View from The Hill

View from The Hill

Palmer bought his clout but his investment couldn’t ensure loyalty

Then there were two: Clive Palmer and Dio Wang are now the two lone Palmer United Party parliamentarians. AAP/Mick Tsikas

The Palmer United Party (PUP) is now in a tiny kennel, which will be an interesting test of the relationship between the bombastic but diminished Clive Palmer and his lone Senate player, the understated and unassuming Dio Wang.

Wang, from Western Australia, who was managing director of a Palmer-financed company, is the only PUP left from the three who entered the Senate on July 1. The insurance policy Palmer took out to protect his upper house power – an alliance with Motoring Enthusiast Party senator Ricky Muir – has also evaporated.

Initially, in a Senate where the government needs six of eight crossbenchers when Labor and Greens oppose a bill, Palmer had a blocking vote of three, or four with Muir. With no power in the lower house where he sits as member for Fairfax, Palmer had plenty of bite in determining whether the Abbott government could get its program through parliament.

It was always thought PUP could splinter, but it’s remarkable it has taken under a year to do so.

First Jacqui Lambie bailed out to become an independent; now Glenn Lazarus has gone. And so, largely, has Palmer’s power.

Palmer will speak for nobody but Wang (assuming Wang allows) – that is, for just one out of the crucial eight votes. If Wang strayed off the PUP reservation, Palmer would become as irrelevant to national politics as one of his dinosaurs. But Senate independent Nick Xenophon warned against writing off Palmer’s influence, saying he has the ability to run campaigns and affect the outcomes in individual seats.

Palmer bought his clout by spending a huge amount of money; he was aided by being a novelty in this age of celebrity. But the investment could not tie Lambie and Lazarus to their political benefactor. Palmer was too capricious, and their Senate seats gave them power in their own right if they wanted to seize it.

While Lazarus resigned from PUP to become an independent after his wife was fired on Thursday from her party job, he said it had been “a very long decision”.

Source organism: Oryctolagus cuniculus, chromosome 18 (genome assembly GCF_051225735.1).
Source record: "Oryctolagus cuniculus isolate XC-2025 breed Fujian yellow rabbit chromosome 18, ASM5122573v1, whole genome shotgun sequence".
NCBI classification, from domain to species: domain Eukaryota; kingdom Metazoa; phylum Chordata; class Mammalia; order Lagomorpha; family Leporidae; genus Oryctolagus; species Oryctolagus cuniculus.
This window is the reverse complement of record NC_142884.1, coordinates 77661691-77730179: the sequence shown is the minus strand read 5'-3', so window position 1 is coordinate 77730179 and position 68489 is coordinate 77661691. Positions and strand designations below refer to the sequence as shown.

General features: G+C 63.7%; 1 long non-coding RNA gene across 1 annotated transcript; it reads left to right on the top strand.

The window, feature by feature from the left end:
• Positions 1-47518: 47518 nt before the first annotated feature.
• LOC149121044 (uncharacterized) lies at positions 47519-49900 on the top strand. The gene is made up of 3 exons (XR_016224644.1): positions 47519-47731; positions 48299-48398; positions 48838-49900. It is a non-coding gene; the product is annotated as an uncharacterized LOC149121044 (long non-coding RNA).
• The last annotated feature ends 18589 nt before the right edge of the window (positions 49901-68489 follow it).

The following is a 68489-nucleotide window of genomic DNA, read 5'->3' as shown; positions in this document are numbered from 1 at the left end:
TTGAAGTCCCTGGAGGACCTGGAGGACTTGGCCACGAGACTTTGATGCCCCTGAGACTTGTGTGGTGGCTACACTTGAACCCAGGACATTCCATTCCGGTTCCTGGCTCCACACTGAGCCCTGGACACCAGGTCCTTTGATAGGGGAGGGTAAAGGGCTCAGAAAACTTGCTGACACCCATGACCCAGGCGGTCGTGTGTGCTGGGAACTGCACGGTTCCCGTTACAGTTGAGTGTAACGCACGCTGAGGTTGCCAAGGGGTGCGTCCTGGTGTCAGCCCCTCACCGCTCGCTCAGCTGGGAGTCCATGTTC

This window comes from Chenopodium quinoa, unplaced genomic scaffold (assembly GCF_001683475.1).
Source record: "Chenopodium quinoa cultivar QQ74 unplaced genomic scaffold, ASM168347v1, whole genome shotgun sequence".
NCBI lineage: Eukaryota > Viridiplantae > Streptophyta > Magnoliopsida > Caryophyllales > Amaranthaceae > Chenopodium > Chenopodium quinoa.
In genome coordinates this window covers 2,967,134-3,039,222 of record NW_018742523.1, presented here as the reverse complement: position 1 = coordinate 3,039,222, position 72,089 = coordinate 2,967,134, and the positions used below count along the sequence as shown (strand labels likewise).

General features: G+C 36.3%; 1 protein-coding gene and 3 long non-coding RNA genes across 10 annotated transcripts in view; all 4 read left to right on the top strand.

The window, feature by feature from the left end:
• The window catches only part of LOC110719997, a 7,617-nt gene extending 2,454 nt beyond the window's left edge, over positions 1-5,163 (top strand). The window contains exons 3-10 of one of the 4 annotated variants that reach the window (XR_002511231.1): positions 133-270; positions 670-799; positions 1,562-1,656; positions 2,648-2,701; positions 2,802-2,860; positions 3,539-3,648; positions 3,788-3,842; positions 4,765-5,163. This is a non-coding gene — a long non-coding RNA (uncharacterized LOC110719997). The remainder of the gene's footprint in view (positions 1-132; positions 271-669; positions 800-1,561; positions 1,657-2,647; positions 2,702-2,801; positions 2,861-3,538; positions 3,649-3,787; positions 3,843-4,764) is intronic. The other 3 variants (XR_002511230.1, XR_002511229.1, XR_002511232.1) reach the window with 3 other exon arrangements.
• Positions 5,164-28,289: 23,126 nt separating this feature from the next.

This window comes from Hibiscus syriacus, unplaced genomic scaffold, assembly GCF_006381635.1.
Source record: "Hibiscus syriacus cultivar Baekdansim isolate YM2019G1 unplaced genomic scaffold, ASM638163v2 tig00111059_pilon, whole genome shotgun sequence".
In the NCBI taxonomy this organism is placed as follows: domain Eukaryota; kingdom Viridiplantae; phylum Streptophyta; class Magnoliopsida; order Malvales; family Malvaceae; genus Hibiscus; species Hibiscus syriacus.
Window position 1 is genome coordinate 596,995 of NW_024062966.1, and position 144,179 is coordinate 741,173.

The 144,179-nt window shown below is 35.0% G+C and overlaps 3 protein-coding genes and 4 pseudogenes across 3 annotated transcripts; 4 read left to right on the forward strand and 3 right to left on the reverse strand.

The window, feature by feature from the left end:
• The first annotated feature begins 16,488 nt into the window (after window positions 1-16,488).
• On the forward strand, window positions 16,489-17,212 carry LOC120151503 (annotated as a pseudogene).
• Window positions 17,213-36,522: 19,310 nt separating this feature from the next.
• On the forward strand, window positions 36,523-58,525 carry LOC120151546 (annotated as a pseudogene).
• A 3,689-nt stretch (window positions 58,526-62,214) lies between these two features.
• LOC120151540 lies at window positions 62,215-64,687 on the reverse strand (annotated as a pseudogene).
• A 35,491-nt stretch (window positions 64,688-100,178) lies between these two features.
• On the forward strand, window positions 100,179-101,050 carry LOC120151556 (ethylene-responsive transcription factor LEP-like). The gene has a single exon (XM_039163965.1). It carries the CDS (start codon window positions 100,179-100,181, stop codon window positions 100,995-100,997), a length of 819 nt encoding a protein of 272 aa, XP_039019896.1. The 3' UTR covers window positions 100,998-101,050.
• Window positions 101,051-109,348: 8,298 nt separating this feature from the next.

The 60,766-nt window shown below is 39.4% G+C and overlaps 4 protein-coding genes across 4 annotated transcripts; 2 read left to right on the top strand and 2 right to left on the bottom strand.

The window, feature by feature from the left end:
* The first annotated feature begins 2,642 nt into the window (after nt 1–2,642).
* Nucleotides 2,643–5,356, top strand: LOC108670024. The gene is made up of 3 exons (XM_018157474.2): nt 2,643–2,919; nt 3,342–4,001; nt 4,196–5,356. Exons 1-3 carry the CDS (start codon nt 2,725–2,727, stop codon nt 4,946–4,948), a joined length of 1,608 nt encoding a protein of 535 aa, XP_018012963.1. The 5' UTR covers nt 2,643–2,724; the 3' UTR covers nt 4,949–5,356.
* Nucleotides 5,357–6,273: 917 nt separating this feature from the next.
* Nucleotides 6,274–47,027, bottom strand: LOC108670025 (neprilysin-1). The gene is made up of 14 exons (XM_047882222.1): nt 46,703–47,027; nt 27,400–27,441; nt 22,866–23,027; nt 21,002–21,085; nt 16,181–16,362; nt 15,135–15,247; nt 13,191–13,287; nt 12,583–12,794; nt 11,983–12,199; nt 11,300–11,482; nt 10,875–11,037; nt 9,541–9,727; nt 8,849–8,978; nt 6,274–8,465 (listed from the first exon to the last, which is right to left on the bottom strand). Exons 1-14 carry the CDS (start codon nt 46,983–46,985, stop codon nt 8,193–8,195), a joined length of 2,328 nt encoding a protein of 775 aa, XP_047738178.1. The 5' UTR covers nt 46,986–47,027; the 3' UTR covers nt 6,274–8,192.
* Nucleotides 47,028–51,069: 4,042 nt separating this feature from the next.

“It’s a difficult work world, the world of Clive,” Lazarus said on Friday.

“I don’t believe the way that the party’s been run and how it’s been handled is the right fit for me. I came from a background of rugby league, which was a team sport.”

Clive was bullying, and “a lot of requests, suggestions, just weren’t listened to … they just fell on deaf ears”.

Palmer’s style was shown recently when he issued a press release saying PUP would abstain on legislation until the the chaos around the Liberal leadership ended. Lazarus was particularly unhappy with this. It was never enacted – PUP senators voted later that day – and next day it was revoked.

Asked about the incident, Palmer says he consulted Lazarus by phone before putting out the release and he “didn’t object” to the move then.

Palmer and his PUPs stopped the government being able to proceed with key budget measures, including the Medicare co-payment, deregulation of university fees, a crackdown on the young unemployed, and indexation changes that would disadvantage pensioners. PUP preserved some of Labor’s climate change architecture and defended the renewable energy target.

How Lazarus’ defection, marking another stage in the disintegration of PUP, will affect the dynamics of the Senate and the government’s chance of getting its way will take a while to see.

On some or many things, the ex-PUPs will vote as they would have voted as PUPs. But a freer, more fluid crossbench should present the government with more opportunities – it is now dealing with eight separate entities rather than eight including a bloc of (most recently) two. On the other hand, it makes negotiations that much more complex.

The immediate interest is whether the PUP change will affect next week’s Senate outcome on higher education, now back second time round. It seems not. Lazarus tweeted: “While my party status has changed, my position on the higher education measures hasn’t. I can NOT support cuts”.

Wang has been more sympathetic but he reaffirmed on Friday that he will continue to oppose the legislation, which Palmer has strongly fought. Regardless of Wang, there are three apparently solid votes against – Lambie, Lazarus and Xenophon.

In becoming an independent Lazarus has shaken off the heavy hand of Palmer. But regardless of his stated position on the higher education legislation he might be in for a few days of fresh torment – from Education Minister Christopher Pyne, whom Lazarus accused last year of harassing him with text messages. Pyne pledged on Friday to “redouble my efforts” with both him and Wang “to see if we can gain the support we need”.

But careful, Christopher, no bullying please.